As a developer, I’m a huge proponent of using version-control systems to protect intellectual property and coordinate development efforts. Yet, my repeated attempts to leverage these systems when working with relational databases have always been fraught with problems. Consequently, I never swallowed the notion that version-control systems designed to manage simple text files could cleanly track the kinds of complex changes needed to modify code, objects, and data within SQL Server. Red Gate Software, however, has changed all that. Its SQL Source Control 2.2 software has turned most of my main complaints about version control in SQL Server on their heads.
Related: New Products: SQL Source Control 2.1
To pull this off, Red Gate has gone above and beyond using “hooks” to detect changes and ALTER or CREATE scripts to render those changes. SQL Source Control is installed as an add-on for developer workstations running SQL Server Management Studio (SSMS) 2005 and later. It doesn’t require any modifications or changes to managed databases, as it uses comprehensive vectoring capabilities to seamlessly track and manage changes to SQL Server 2008 and SQL Server 2005 structures. (Although rarely done, it can even be used to change data, such as enumerated types or lookup values.) In this way, SQL Source Control transparently calculates everything needed to bring one instance of a SQL Server database into sync with another versioned instance of the same database. It’s ingenious really—and it takes all the pain and potential problems out of implementing version control in SQL Server.
To put a database under source control, you merely install the SQL Source Control add-on and use a wizard to specify the source control settings (e.g., repository locations, credentials). Then you specify whether the developers will be working on a single, shared copy of the versioned database or whether they’ll be working on their own dedicated (or sand-boxed) copy of the versioned database. Overall, setup and check-in/check-out operations couldn’t be easier.
To put SQL Source Control through the paces, I created a new full-text index along with an accompanying stored procedure and user with search permissions in a versioned AdventureWorks database. I also modified an existing stored procedure and changed the order of some columns in an existing table (something developers are prone to doing even if column order is technically not supposed to matter). Within seconds of each change, the Commit Changes dialog box (see Figure 1) was updated to include my most recent modifications as part of my pending commit. More important, SQL Source Control didn’t add any tracking code, triggers, or other “turd” changes to my versioned database to track changes.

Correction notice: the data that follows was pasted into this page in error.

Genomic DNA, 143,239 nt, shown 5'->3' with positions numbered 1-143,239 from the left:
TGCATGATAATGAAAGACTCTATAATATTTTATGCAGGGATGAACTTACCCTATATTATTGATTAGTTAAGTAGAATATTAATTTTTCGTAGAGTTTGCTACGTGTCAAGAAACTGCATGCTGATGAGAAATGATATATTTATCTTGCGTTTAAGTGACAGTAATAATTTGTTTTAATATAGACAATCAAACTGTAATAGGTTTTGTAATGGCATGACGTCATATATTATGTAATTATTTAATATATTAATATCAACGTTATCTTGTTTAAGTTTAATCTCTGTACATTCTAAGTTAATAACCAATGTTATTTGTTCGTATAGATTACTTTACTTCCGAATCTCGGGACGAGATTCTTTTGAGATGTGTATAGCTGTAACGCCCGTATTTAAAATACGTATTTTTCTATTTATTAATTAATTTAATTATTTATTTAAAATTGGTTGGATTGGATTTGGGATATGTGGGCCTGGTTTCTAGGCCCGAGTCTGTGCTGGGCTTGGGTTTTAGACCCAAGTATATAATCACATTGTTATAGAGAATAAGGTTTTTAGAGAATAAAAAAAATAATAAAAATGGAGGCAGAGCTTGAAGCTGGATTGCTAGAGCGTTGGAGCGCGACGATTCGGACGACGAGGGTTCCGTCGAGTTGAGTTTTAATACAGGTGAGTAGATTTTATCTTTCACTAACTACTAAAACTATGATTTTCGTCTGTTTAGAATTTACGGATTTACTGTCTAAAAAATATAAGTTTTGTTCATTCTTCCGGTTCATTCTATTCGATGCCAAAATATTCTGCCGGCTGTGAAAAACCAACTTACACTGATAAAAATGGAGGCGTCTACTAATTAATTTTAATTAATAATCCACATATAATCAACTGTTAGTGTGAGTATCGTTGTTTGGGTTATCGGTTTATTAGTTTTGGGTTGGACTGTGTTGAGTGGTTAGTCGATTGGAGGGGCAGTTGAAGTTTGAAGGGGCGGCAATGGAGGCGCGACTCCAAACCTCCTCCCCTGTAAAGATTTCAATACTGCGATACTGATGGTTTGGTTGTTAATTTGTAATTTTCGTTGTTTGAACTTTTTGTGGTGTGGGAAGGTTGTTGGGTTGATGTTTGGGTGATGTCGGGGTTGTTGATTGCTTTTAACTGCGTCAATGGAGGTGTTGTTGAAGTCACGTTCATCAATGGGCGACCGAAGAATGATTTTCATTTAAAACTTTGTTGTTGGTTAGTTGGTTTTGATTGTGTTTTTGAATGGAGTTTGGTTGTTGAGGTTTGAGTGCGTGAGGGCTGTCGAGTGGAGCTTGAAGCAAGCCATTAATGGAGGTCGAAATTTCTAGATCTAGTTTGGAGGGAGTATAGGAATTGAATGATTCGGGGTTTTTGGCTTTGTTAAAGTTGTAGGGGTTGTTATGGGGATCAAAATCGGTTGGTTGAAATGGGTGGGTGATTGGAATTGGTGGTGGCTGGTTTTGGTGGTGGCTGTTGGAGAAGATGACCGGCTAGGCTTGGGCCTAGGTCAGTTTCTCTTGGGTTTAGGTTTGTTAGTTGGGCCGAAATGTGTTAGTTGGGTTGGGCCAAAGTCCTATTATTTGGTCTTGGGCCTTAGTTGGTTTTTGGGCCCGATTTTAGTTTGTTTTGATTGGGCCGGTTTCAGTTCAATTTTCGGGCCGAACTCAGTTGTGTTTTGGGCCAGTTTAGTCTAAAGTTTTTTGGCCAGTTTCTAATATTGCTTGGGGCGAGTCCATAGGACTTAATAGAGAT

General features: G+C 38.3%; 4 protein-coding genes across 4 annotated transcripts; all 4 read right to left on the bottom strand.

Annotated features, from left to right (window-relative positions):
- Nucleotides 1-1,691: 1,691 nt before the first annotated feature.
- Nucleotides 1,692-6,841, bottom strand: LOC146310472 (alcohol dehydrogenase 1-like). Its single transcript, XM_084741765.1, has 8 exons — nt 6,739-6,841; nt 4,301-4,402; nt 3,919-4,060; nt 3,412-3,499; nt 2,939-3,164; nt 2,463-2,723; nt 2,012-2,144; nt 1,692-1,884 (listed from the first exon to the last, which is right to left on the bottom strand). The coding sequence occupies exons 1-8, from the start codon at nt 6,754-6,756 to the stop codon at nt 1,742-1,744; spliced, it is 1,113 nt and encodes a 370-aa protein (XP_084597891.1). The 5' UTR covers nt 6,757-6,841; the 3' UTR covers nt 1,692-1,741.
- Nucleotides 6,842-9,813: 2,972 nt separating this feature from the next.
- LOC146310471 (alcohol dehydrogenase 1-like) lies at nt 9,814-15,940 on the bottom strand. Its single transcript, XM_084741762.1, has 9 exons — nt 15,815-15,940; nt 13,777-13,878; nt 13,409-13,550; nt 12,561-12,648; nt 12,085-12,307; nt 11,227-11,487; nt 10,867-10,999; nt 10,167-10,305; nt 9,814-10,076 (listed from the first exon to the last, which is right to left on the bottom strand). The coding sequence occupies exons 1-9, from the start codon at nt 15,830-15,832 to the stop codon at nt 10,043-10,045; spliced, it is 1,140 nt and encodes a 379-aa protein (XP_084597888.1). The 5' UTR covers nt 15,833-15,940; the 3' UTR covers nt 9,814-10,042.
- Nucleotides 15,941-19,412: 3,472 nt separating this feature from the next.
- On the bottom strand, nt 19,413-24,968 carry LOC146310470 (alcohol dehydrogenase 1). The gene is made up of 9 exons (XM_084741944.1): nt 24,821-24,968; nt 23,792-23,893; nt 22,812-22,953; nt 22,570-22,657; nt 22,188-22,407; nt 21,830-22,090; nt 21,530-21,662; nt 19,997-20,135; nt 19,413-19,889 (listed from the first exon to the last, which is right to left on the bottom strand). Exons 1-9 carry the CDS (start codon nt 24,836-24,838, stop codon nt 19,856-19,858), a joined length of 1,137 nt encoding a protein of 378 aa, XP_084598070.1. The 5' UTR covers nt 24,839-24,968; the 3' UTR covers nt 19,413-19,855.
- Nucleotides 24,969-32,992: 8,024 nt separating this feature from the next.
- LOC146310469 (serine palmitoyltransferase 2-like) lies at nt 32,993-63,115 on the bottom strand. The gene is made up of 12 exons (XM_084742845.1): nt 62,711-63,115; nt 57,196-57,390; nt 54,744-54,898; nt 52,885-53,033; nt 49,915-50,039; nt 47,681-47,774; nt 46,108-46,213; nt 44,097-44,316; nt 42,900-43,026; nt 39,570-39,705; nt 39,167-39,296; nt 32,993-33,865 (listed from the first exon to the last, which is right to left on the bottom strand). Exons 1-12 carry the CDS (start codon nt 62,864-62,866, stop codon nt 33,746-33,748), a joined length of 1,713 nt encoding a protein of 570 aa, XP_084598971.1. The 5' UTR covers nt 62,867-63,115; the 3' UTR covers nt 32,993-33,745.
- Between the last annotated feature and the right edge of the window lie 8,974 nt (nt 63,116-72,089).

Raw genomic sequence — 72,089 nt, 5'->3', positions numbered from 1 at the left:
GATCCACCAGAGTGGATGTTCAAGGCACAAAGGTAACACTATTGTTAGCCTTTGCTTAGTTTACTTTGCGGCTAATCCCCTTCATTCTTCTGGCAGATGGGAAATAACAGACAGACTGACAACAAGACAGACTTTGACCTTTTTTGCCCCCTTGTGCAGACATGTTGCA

After committing my changes, I ran into problems deploying them to another workstation because the CONTAINSTABLE function in my stored procedure was being applied before the full-text index was deployed and populated. I’m not too surprised that SQL Source Control ran into a problem with this operation—putting it into my test was almost unfair. (Even SQL Server replication runs into this problem.) Otherwise, all of my other changes were painlessly applied. Even the full-text problem was addressed through the UI by allowing the full-text index operation first, then allowing all other changes. As a final test, I reversed these changes, although this required the installation of Red Gate’s SQL Compare Pro on my test workstation.
DBAs using SQL Source Control will still need to scrutinize changes (and ensure there are proper backups and rollback scripts) before deploying changes into production environments. However, given how skeptical I was of using version-control systems with SQL Server prior to this review, I really can’t say enough good things about SQL Source Control. It’s insanely easy to use, deploy, and manage.
If you’re already using a version-control solution to manage your SQL Server environment, my guess is that you’ll have fewer headaches and a lower total cost of ownership (TOC) with SQL Source Control. If you’ve never used a version-control solution with SQL Server, it’s now safe to come out of the bunker and take a look because a new day has dawned and SQL Source Control actually makes versioning a painless experience.
SQL Source Control 2.2